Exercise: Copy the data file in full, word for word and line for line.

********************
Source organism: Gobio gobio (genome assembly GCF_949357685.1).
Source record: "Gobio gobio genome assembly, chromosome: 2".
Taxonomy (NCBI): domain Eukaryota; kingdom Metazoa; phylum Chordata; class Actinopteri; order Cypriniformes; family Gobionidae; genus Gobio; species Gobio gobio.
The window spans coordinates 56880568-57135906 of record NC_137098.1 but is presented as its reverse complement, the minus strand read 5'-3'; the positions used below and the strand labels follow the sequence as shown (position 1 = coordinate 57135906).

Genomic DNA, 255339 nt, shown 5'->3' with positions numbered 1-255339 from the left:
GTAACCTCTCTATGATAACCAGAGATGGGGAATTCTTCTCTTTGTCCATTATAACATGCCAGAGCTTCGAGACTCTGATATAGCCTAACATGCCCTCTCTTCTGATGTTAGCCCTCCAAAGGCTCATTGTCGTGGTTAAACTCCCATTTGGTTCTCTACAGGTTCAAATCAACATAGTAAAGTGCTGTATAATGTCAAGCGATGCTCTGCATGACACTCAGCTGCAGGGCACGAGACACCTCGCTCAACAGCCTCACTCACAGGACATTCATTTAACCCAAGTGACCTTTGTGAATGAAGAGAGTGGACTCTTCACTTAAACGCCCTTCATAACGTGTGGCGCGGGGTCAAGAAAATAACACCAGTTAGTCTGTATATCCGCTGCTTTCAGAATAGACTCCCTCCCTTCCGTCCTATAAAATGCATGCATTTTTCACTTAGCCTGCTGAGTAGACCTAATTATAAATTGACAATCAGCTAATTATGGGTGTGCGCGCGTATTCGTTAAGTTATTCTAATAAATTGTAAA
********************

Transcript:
Source organism: Gobio gobio (genome assembly GCF_949357685.1).
Source record: "Gobio gobio genome assembly, chromosome: 2".
Taxonomy (NCBI): domain Eukaryota; kingdom Metazoa; phylum Chordata; class Actinopteri; order Cypriniformes; family Gobionidae; genus Gobio; species Gobio gobio.
The window spans coordinates 56880568-57135906 of record NC_137098.1 but is presented as its reverse complement, the minus strand read 5'-3'; the positions used below and the strand labels follow the sequence as shown (position 1 = coordinate 57135906).

Genomic DNA, 255339 nt, shown 5'->3' with positions numbered 1-255339 from the left:
GTAACCTCTCTATGATAACCAGAGATGGGGAATTCTTCTCTTTGTCCATTATAACATGCCAGAGCTTCGAGACTCTGATATAGCCTAACATGCCCTCTCTTCTGATGTTAGCCCTCCAAAGGCTCATTGTCGTGGTTAAACTCCCATTTGGTTCTCTACAGGTTCAAATCAACATAGTAAAGTGCTGTATAATGTCAAGCGATGCTCTGCATGACACTCAGCTGCAGGGCACGAGACACCTCGCTCAACAGCCTCACTCACAGGACATTCATTTAACCCAAGTGACCTTTGTGAATGAAGAGAGTGGACTCTTCACTTAAACGCCCTTCATAACGTGTGGCGCGGGGTCAAGAAAATAACACCAGTTAGTCTGTATATCCGCTGCTTTCAGAATAGACTCCCTCCCTTCCGTCCTATAAAATGCATGCATTTTTCACTTAGCCTGCTGAGTAGACCTAATTATAAATTGACAATCAGCTAATTATGGGTGTGCGCGCGTATTCGTTAAGTTATTCTAATAAATTGTAAA